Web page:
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Running Consul on CoreOS

I’m a big fan of Consul, Hashicorp’s service discovery tool. I’ve also become a fan of CoreOS, the cluster framework for running docker containers. Even though CoreOS comes with etcd for service discovery I find the feature set of Consul more compelling. And as a programmer I know I can have my cake and eat it too.

My first take was to modify my ansible-consul fork to run consul natively on CoreOS. Although this could work I find it defeats CoreOS’s container-first approach with fleet. Jeff Lindsay created a consul docker container which does the job well. I created two fleet service files: one for launching the consul container and another for service discovery. At first the service discovery aspect seemed weird; I tried to pass ip addresses via the –join parameter or use ExecStartPost for running the join command. However I took a cue from the CoreOS cluster setup: sometimes you need a third party to get stuff done. In this case we the built in etcd server to manage the join ip address to kickstart the consul cluster.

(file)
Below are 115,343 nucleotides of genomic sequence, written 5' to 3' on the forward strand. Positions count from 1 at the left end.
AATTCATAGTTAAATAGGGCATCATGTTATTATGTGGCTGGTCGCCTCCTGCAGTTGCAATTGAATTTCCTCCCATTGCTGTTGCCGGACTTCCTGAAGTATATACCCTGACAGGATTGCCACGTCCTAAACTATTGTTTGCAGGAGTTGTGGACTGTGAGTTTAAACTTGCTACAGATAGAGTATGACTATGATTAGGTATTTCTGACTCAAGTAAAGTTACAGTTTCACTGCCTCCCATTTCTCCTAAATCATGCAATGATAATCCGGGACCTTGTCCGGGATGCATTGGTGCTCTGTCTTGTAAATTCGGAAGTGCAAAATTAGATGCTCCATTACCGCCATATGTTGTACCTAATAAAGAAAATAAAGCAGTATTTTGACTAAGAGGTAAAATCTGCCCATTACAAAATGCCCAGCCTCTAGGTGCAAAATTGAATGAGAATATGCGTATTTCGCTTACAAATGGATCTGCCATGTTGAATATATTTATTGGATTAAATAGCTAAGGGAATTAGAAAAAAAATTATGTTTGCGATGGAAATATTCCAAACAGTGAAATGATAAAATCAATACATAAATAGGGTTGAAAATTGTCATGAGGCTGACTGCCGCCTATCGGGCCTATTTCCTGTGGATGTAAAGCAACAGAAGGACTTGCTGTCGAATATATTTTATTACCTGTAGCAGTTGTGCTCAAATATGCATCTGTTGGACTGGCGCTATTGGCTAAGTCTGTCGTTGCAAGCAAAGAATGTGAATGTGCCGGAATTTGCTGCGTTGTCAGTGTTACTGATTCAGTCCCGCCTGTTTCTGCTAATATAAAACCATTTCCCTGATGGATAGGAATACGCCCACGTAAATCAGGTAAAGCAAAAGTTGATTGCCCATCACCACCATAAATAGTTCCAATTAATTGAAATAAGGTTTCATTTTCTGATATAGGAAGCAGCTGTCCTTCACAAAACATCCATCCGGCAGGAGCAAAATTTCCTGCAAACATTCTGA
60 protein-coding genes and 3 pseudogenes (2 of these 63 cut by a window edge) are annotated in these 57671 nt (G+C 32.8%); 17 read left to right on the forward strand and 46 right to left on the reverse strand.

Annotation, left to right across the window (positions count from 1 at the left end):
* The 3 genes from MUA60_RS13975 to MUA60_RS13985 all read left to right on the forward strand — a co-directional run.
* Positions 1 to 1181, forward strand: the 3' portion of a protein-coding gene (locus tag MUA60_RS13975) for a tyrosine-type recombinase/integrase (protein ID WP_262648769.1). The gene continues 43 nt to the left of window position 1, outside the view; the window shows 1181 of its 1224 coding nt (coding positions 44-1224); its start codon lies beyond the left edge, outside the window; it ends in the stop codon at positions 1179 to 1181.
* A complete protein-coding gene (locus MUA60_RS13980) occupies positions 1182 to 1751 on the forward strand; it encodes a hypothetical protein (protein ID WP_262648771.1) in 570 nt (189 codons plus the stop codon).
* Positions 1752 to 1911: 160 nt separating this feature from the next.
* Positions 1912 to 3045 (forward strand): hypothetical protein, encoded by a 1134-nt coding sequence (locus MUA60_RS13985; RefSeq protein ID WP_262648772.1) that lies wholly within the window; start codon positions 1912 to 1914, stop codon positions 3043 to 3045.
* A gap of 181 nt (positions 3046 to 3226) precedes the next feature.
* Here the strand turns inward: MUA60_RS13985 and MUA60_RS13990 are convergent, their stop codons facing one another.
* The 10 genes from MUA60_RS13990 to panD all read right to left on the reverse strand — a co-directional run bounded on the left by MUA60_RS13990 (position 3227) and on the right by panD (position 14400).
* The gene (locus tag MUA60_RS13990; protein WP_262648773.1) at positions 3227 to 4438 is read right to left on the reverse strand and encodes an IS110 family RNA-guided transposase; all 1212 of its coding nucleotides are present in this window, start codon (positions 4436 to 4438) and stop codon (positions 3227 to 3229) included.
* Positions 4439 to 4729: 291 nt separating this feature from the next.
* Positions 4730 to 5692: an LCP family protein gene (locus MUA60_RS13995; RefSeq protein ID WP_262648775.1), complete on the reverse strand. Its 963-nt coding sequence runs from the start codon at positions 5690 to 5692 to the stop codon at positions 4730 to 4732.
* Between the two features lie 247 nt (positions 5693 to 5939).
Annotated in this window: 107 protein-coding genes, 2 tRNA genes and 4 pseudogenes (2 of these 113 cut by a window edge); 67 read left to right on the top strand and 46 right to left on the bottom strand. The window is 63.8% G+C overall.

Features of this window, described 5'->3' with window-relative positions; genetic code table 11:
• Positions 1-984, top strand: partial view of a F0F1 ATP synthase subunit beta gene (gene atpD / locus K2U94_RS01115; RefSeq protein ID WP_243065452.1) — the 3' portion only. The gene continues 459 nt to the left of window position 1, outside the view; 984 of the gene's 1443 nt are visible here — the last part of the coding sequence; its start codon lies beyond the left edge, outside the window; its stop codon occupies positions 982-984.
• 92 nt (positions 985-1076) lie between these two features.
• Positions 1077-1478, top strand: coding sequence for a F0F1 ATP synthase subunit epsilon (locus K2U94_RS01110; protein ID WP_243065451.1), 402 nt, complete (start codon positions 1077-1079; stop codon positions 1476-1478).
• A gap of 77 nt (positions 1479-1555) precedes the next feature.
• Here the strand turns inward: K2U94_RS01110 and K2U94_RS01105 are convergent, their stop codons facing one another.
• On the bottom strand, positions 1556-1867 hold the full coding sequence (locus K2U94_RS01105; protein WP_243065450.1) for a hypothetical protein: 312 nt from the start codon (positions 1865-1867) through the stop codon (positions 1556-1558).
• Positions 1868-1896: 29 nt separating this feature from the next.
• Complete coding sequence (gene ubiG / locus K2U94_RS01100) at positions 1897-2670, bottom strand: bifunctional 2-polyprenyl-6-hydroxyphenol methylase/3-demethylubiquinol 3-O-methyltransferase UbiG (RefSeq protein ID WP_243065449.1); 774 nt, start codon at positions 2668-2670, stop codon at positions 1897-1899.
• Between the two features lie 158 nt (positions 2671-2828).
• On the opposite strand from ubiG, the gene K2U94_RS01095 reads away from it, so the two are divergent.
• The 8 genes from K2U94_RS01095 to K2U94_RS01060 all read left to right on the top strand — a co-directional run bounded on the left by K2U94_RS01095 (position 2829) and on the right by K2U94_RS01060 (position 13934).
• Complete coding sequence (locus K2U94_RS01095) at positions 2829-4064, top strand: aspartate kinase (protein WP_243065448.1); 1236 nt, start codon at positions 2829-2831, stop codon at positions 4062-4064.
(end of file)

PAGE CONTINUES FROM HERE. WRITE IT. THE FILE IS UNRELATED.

The second fleet service file acts as a sidekick:

  • For every running consul service there’s a sidekick process
  • The sidekick process writes the current IP to a key only if that key doesn’t exist
  • The sidekick process uses the value of that key to join the cluster with docker exec
  • The sidekick process removes the key if the consul service dies.

The two service files are below, but you should tweak for your needs.

  • You only need a 3 or 5 node server cluster. If your CoreOS deployment is large, use some form of restriction for the server nodes. You can do the same for the client nodes.
  • The discovery script could be optimized. It will try and join whatever ip address is listed in the key. This avoids a few split brain scenarios, but needs to be tested.
  • If you want DNS to work properly you need to set some Docker daemon options. Read the docker-consul README.